Sabrina Goh’s latest collection of puzzle-themed womenswear is a combination of wear and play.
By Clinton Dixon
Fashion has, for an age, run as visual commentary to the historical happenings of popular culture. Be it the counter culture revolution of the 1960s with its tie-dye tees and put-a-flower-in-your-hair sentimentality, or the yuppie excesses of the 1980s replete with pirate shirts, signboard tee shirts and money-will-buy-me-happiness attitudes, you can’t ignore history’s influence on fashion and fashion’s influence on history. My own fashion history, on the other hand, has been anything but significant. In my home country of New Zealand, fashion is more dictated by the environment elements of sun, wind, rain and snow than by the catwalks collections of Paris, Milan, London and New York.
When I arrived in Singapore in late 2011, I was overwhelmed by the fashion sense of the locals. Living in a season-less country opened my eyes to the possibility of wearing something that was in fashion and better yet, made me fashionable. My fashion journey was to take an interesting turn of events when I was invited to my first fashion show last week.
Sabrina Goh is the young, recognized local fashion designer behind the design labels Elohim and Light. Sabrina also happens to be a committed member of my cell group N449, and as an exhibitor, she invited her “beloved cell group” (her words) to Blueprint, Asia’s Fashion Gateway Tradeshow held at Suntec Singapore on May 17. With curiosity as my guide, I took the plunge and made my way to the International Convention and Exhibition centre at Suntec Singapore to see what all it was all about.
Blueprint’s focus is on exposing emerging local and international fashion labels to a wider trade buyer audience. This year, the 2013 pre-spring collections of menswear, womenswear and accessories including jewellery, shoes and bags were featured. The show functioned on two levels: trade exhibitors could display their fashions lines via conventional catwalk shows as well as booth displays, which gave trade buyers immediate access to designers and sales staff.
My game plan for the event was plain and simple. I was just going to repeatedly circle the fashion floor and soak up the atmosphere, people and products and see if I could make any sense of it all. That game plan lasted all of five minutes as I went on to discovered the joys of free Magnum ice-cream bars, soft drinks and the renewing of my love for house music, the atmospheric beats of which the models catwalked to.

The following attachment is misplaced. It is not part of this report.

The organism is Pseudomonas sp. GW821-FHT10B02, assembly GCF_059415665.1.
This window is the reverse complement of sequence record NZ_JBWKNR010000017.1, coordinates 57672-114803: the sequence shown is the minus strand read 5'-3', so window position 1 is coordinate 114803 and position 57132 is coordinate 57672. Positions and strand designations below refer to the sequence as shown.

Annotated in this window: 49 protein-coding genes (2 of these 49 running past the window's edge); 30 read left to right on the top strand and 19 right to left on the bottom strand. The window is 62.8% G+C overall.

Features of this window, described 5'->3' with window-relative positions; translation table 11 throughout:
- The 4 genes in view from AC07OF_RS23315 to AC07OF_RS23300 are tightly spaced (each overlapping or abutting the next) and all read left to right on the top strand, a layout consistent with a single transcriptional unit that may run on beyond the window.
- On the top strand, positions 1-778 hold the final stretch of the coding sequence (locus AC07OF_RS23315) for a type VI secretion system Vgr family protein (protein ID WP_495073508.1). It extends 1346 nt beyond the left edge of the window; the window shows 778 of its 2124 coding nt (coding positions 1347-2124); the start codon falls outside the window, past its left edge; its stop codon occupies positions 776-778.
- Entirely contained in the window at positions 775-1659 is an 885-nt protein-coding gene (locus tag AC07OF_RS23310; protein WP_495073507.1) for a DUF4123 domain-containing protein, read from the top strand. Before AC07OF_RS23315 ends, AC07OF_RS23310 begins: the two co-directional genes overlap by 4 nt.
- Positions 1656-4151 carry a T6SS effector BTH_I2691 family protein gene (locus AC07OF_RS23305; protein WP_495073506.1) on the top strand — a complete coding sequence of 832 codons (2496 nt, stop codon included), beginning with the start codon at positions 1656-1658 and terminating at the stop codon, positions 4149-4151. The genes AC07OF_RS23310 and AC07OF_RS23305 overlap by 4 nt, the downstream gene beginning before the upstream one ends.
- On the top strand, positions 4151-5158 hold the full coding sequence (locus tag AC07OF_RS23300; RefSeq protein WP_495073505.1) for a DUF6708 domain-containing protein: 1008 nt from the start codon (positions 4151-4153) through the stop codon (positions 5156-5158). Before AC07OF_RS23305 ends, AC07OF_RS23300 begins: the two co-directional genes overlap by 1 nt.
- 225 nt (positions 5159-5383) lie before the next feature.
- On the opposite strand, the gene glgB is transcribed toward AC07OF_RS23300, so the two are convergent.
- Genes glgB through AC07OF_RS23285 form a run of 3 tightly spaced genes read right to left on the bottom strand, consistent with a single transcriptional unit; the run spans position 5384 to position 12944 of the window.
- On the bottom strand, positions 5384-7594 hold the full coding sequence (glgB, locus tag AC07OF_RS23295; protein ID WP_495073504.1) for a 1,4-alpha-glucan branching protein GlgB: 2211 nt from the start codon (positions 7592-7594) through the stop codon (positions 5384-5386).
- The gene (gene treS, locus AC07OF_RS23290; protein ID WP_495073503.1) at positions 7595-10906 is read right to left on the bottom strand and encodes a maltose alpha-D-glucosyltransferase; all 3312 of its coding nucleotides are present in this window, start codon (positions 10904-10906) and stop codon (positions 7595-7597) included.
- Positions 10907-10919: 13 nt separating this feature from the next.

Joy suddenly turned to disbelief when I was temporarily blinded by an exhibitor’s range of men’s briefs so brief in nature that … I’ll let you fill in the blanks. Once my eyesight recovered, I quickly sought refuge at the Elohim stand where I was greeted by the ever-smiling Sabrina and her husband-to-be Jason.
Sabrina explained to me in detail the concept and inspiration behind her 2013 pre-spring womenswear collections under Elohim and Light. The collection centered on the idea of puzzles and the psychology of gameplay. Clothing pieces were cut in various triangular and square patterns much like puzzle pieces and customers were encouraged to complete the puzzle and thereby creating their own unique look. To create multiple fabric cut-outs, digital cutting was used to prevent fabric fraying and this allowed the seamless matching of puzzle piece to puzzle piece. Sabrina went on to explain that the whole process took two to three weeks from conception to catwalk. In between, she traveled to Hong Kong to seek inspiration and new fabrics.
The more Sabrina talked about the time, effort and accompanying stress it took to create her collection the more I realized that this industry isn’t so superficial after all. Once I pushed past the lights and the cameras and the makeup I found a hidden depth to the fashion world I never knew existed. I also found a body of people much like their own body of work, who were not only passionate and creative but also very smart. Maybe all that glitters is gold after all?